Ed: The articles cited here are all available at NLB’s eResources page. Access to all resources cited in this post is FREE; all you have to do is register for a FREE NLB Digital Library Membership. You can do so at the NLB eResources website: http://eresources.nlb.gov.sg/.
Advent of Modern Dance
Here is how Petra Kuppers describes the advent of modern dance:
Modern Dance was born at the beginning of the twentieth century out of the need to recreate dance, to tear it away from the formal, stifling rigor of ballet, as well as from the image of other forms of dance as light-weight, sordid entertainment. One of the first dance artists associated with the movement was Isadora Duncan, whose insistence on dance as self-expression and high art paved the way for the more sustained schools of Mary Wigman, Martha Graham, Doris Humphrey, and the Denishawn dance troupe. In Germany and the United States, these founders worked on movement systems which focused on the grounding of the body, natural dance, harmony, creative expression, and feeling. Their techniques continue to shape contemporary theatrical dance (Modern Dance).
Source: Kuppers, Petra. “Modern Dance.” St. James Encyclopedia of Popular Culture. Ed. Sara Pendergast and Tom Pendergast. Vol. 3. Detroit: St. James Press, 2000. 388. Gale Virtual Reference Library. Gale. National Library Board Singapore. 21 Jan. 2009. http:// go.galegroup.com/ps/start.do?p=GVRL&u=sgnlb.
Susan Allene Manning writes that “Modern dance originated in Europe, but by 1930 the U.S. had become the center for dance experimentation, and it remains so today. Early modern dances were miniatures—solos of highly compressed effect . . . ” and that the development of modern dance could roughly be divided into three periods: “one beginning about 1900, one about 1930, and one after World War II”.
As we are concerned with modern dance’s origins, let us refer to what she writes on the early period:
The first three decades of modern dance—embracing the careers of the American dancers Isadora Duncan and Ruth St. Denis and the German dancer Mary Wigman—were preceded by a period of reaction against what many dancers saw as the empty spectacle of late 19th-century ballet. Contemporary with this reaction were two developments that helped inspire a freer kind of dance movement. One was the system of natural expressive gestures developed by the French actor François Delsarte (1811–71) as an alternative to the artificial mannerisms then customary in the theater. The other was eurythmics, a system for teaching musical rhythms through body movement, created by the Swiss music educator Émile Jaques-Dalcroze and later used as a training method by many dancers.
Seeking to give their dance more communicative power, the early modern dancers looked beyond the dominant tradition of Western theatrical dance—ballet as they knew it in the late 19th century—and drew on archaic or exotic sources for inspiration. During the same period, some ballet choreographers, such as the Russian-born Michel Fokine, also looked to similar sources, reacting against late 19th-century ballet as vehemently as the modern dancers did (“Modern Dance”).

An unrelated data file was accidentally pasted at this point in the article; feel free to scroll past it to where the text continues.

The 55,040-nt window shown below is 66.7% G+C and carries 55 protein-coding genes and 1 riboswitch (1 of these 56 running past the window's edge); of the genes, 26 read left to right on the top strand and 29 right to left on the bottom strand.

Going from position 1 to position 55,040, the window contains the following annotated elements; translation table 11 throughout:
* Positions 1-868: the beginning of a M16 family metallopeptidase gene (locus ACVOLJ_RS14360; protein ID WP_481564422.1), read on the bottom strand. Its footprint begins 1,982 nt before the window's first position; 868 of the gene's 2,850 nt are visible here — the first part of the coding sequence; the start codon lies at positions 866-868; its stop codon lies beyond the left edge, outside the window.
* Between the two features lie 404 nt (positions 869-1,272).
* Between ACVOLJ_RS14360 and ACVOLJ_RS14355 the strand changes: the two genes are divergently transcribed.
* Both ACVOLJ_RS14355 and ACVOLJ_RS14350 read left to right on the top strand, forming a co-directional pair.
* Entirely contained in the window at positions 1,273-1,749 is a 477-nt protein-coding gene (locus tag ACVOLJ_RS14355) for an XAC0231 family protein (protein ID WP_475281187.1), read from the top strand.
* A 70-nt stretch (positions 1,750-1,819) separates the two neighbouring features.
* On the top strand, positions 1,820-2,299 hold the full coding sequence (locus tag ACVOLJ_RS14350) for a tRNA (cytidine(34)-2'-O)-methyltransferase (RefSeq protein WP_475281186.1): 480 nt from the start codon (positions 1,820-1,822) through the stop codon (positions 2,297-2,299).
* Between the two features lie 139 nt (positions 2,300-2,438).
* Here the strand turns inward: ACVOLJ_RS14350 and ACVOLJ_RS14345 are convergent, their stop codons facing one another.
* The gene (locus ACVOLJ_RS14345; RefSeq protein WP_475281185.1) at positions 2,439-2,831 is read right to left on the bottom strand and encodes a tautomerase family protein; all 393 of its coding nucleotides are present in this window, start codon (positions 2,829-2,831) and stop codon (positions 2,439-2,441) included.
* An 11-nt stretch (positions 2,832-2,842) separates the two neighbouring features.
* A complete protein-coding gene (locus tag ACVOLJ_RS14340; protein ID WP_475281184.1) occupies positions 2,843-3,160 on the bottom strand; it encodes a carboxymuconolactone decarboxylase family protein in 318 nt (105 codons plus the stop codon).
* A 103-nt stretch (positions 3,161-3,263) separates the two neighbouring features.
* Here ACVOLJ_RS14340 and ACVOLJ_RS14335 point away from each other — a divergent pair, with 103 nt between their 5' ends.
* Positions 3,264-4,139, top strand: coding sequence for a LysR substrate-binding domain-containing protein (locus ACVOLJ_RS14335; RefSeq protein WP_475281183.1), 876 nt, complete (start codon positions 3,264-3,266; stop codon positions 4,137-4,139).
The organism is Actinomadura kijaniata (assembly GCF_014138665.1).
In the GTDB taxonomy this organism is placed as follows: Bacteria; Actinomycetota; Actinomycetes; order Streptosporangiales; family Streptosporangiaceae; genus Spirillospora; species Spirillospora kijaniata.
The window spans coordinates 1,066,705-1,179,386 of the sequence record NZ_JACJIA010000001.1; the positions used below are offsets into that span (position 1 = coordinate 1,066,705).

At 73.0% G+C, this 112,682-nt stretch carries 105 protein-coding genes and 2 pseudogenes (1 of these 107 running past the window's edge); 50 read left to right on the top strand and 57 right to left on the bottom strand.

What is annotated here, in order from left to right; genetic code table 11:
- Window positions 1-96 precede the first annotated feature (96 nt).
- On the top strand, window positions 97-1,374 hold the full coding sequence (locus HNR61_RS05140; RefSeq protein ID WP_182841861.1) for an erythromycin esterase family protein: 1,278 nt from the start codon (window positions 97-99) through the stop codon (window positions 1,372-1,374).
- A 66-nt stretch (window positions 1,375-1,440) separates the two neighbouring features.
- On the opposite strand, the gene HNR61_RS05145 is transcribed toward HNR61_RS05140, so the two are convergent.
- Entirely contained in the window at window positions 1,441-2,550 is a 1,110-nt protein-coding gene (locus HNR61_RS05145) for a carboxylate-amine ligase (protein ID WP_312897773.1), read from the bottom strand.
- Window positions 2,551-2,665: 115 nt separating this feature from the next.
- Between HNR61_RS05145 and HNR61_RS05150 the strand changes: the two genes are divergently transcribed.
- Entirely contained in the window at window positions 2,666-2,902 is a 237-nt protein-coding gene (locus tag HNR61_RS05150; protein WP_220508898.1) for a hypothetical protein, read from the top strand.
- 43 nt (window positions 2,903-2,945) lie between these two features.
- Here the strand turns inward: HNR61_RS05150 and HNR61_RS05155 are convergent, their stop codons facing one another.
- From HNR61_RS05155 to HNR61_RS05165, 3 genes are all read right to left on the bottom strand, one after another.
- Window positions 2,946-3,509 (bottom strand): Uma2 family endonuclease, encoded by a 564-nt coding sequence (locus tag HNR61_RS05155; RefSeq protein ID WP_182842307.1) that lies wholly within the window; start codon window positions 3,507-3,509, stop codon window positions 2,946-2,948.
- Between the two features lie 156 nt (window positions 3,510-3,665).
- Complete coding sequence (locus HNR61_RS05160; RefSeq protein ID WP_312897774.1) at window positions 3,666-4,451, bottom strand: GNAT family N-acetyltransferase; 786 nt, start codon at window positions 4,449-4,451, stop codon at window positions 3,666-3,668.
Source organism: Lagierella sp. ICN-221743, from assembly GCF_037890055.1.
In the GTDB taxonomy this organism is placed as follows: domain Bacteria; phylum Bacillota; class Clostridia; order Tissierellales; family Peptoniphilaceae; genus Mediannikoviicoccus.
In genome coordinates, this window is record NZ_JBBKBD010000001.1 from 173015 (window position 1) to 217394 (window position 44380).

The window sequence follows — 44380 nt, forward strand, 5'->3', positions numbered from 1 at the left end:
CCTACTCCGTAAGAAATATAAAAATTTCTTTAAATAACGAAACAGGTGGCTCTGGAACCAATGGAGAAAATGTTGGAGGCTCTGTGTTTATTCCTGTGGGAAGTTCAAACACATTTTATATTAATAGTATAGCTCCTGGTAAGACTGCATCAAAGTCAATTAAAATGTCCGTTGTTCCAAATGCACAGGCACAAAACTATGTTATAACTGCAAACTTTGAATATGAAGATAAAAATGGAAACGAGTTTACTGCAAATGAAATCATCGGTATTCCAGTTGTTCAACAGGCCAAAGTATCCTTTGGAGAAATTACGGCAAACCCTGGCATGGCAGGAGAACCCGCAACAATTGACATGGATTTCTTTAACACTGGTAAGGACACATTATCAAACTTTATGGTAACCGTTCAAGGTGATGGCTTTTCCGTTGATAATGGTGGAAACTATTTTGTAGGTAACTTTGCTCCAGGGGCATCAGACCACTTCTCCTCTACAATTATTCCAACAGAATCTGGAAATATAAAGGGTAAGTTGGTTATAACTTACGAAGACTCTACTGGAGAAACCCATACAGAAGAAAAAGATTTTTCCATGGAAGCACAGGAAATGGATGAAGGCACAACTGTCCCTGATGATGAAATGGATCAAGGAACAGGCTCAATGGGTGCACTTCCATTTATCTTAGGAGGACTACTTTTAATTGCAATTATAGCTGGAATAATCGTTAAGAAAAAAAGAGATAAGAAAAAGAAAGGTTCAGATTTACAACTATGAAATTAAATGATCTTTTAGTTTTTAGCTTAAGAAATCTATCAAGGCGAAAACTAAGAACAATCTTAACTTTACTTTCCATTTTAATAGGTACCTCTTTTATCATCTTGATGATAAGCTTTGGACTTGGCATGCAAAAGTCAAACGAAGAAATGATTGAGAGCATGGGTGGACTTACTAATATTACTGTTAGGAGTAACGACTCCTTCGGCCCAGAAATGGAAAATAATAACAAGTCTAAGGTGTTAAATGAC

Source: “MODERN DANCE.” (n.d.). Funk & Wagnalls New World Encyclopedia. EBSCO. National Library Board, Singapore. 21 Jan. 2009. http:// search.ebscohost.com/login.aspx?direct=true&AuthType=ip,url,uid&db=funk&AN=MO125100&site=ehost-live.
Early Modern Dance Pioneers
Following that, let’s follow Patricia Beaman as she profiles some of the early modern dance pioneers:
Loie Fuller transformed the skirt dancing of vaudeville with her use of electric lighting, invented only some 20 years earlier. In her Fire Dance, for example, blazing orange and red lights projected on her billowing silk costume. The lights gave her the appearance of a flame, amazing audiences.
The classic beauty of ancient Greece inspired Isadora Duncan. She danced as herself, not as a fanciful creature or a fairy tale character. And she rejected the technique of ballet. Instead, she moved her body and arms in a freer way that allowed her to express her emotions. She also shocked many by dancing barefoot, dressed in a loose tunic. See the biography of Isadora Duncan.
In her solo dances, Ruth St. Denis transformed herself into women from other cultures. Through her dress, makeup, and movements she became an Indian temple dancer, a Japanese geisha, or a Spanish flamenco dancer (“Dance”).
Source: Beaman, Patricia. “Dance.” The New Book of Knowledge®. 2009. Grolier Online. 21 Jan. 2009. http:// nbk.grolier.com/cgi-bin/article?assetid=a2007160-h.
To read more about the origins of Modern Dance, you may wish to consult in full the eDatabases highlighted above, or pick up the following books from the Dance Village, library@esplanade:
Title: The Vision of Modern Dance: In the Words of its Creators
Editors: Jean Morrison Brown, Naomi Mindlin, and Charles H. Woodford
Call No.: 792.80922 VIS
Location: Dance Village
Title: Traces of Light: Absence and Presence in the work of Loïe Fuller
Author: Ann Cooper Albright
Call No.: RART 792.8028092 ALB
For Reference Only at Arts Central, library@esplanade
Title: Chance and Circumstance: Twenty Years with Cage and Cunningham
Author: Carolyn Brown
Call No.: 792.80280922 BRO
Location: Dance Village
Title: No Fixed Points: Dance in the Twentieth Century
Authors: Nancy Reynolds and Malcolm McCormick
Call No.: 792.80904 REY
Location: Dance Village
If you intend to check the availability of any title before visiting library@esplanade, you may do so via the online catalogue at: http://catalogue.nlb.gov.sg
Be sure also, to check out our exclusive Dance-on-Demand eDatabase! For more info on this and how to access, please visit:
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